Let’s Talk About Sex, Baby

Posted on September 18th, 2009

As a mom, I spend a lot of time answering questions on everything from “boogers are green—why don’t they count as a veggie” to “where do babies come from?” And frankly, I prefer to answer questions about boogers.

I didn’t think I’d be that way. I figured I was a modern mom, unafraid of answering questions about sex—until I had to answer the first one. And that’s when I realized that unless I planned my answers carefully, my son was going to need lots of therapy when he grew up. So I developed this handy list of childhood stages—which hopefully will help you more than it helped me.

Stage One – The Pre-School Years. In this stage, children are just beginning to notice the world around them—and the bodies that populate it. To them, a pregnant woman looks the same as someone who has spent several years chowing down at the local all-you-can-eat buffet.

So the day your three-year old sees his first pregnant woman, he may say something like “Look, her belly is full.” It’s very important not to laugh or otherwise encourage this statement. Because your child isn’t saying, “Look, there’s a baby in there.” He’s saying, “What the heck has she been eating?” And if you laugh, you can expect to hear, “Look, her belly is full” every time your child sees a plus-sized person—pregnant or not. Trust me. I speak from experience.

Stage Two – The Age of Innocence. Around this time, your child may realize that you didn’t purchase his little sister at “Babies R Us.” It’s important at this stage to understand that even though your child may be opening his mind to the wonderful world of phonics—he isn’t necessarily opening it to biology. So when you tell him that the woman down the street has a baby in her tummy, be careful. Otherwise, he may spend many nights having nightmares about the woman who ate the neighborhood kids. Again, I speak from experience.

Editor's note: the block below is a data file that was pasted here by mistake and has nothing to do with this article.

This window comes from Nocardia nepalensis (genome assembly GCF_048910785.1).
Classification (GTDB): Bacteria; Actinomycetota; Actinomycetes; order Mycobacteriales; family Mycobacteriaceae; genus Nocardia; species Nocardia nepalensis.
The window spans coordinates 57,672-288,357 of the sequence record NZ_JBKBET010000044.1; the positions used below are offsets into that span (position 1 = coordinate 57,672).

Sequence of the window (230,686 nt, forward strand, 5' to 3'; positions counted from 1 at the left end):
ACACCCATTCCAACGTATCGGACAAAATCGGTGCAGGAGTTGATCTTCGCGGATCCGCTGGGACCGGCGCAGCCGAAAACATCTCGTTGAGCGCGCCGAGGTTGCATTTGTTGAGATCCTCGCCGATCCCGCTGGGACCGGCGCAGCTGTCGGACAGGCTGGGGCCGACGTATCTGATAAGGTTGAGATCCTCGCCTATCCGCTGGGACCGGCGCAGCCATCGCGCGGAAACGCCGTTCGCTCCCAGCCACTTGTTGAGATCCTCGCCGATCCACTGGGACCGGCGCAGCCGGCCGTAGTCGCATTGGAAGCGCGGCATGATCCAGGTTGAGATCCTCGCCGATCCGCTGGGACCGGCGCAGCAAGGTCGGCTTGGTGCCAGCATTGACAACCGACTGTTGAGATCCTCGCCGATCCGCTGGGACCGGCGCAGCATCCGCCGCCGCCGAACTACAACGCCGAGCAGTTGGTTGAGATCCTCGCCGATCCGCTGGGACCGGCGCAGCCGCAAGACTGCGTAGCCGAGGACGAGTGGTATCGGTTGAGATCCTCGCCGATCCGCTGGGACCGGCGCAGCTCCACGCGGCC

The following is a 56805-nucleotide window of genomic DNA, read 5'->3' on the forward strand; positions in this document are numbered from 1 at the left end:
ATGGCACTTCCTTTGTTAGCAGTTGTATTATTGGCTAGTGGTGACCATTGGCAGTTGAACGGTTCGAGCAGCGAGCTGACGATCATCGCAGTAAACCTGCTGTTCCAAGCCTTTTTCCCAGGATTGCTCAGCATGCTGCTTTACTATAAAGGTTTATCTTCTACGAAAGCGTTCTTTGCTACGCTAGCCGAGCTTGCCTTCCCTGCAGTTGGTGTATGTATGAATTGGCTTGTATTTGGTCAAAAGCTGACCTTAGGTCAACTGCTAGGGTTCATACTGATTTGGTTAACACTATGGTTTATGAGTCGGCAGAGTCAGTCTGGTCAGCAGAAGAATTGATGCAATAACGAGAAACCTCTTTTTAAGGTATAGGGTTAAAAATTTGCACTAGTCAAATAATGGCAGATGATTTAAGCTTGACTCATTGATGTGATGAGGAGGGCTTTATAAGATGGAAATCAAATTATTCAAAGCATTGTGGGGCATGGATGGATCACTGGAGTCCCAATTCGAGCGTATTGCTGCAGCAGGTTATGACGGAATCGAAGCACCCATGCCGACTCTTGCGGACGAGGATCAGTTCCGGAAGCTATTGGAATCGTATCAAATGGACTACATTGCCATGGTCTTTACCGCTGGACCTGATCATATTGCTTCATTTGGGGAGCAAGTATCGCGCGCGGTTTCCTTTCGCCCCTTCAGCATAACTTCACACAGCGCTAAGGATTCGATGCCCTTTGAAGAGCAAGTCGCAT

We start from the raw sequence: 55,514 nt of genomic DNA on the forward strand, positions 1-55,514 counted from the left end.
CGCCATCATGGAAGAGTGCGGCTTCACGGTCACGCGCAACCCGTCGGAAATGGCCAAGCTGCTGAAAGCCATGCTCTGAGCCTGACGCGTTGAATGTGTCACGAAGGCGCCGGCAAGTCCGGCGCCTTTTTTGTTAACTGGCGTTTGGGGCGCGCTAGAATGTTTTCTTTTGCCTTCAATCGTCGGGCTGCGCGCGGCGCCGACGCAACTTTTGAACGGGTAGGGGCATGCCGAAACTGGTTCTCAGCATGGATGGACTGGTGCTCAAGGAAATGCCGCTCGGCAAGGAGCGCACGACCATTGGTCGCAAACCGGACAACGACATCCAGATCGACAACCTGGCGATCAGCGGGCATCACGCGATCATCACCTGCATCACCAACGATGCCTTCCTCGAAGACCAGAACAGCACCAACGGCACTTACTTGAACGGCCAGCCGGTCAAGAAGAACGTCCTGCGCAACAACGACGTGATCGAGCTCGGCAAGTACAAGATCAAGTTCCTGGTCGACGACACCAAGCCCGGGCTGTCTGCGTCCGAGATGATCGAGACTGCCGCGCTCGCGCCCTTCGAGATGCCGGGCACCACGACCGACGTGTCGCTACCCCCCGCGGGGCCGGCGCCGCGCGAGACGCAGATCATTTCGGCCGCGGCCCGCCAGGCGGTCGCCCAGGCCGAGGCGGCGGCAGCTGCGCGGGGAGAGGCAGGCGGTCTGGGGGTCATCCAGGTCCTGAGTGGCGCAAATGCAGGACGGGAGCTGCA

Stage Three – The “Let’s See If I Can Embarrass Mommy” Years. This occurs in the early elementary school years. At this stage, kids are pacified with generalities like “when a mommy and daddy love each other very much, they have a baby.” That’s because this stage isn’t about them, it’s about you. Specifically, it’s about embarrassing you.

The minute you betray even the tiniest bit of discomfort over The Talk, your child will have a powerful weapon against you. In fact, once a kid is armed with your embarrassment, he will ask where babies come from in every public place you visit, just so all the other adults on the planet can judge your response—and maybe have a giggle at your expense.

Stage Four – The Knowledge Sharing Stage. It may take a village to raise a child—but it only takes one child to spread rampant rumors about the facts of life through the village. Sometimes, these kids are accurate about their facts. Other times, not so much. Take a deep breath, answer truthfully, and unless some questions deal with farm animals, there’s no reason to demand that the parents stop their child from speaking to yours.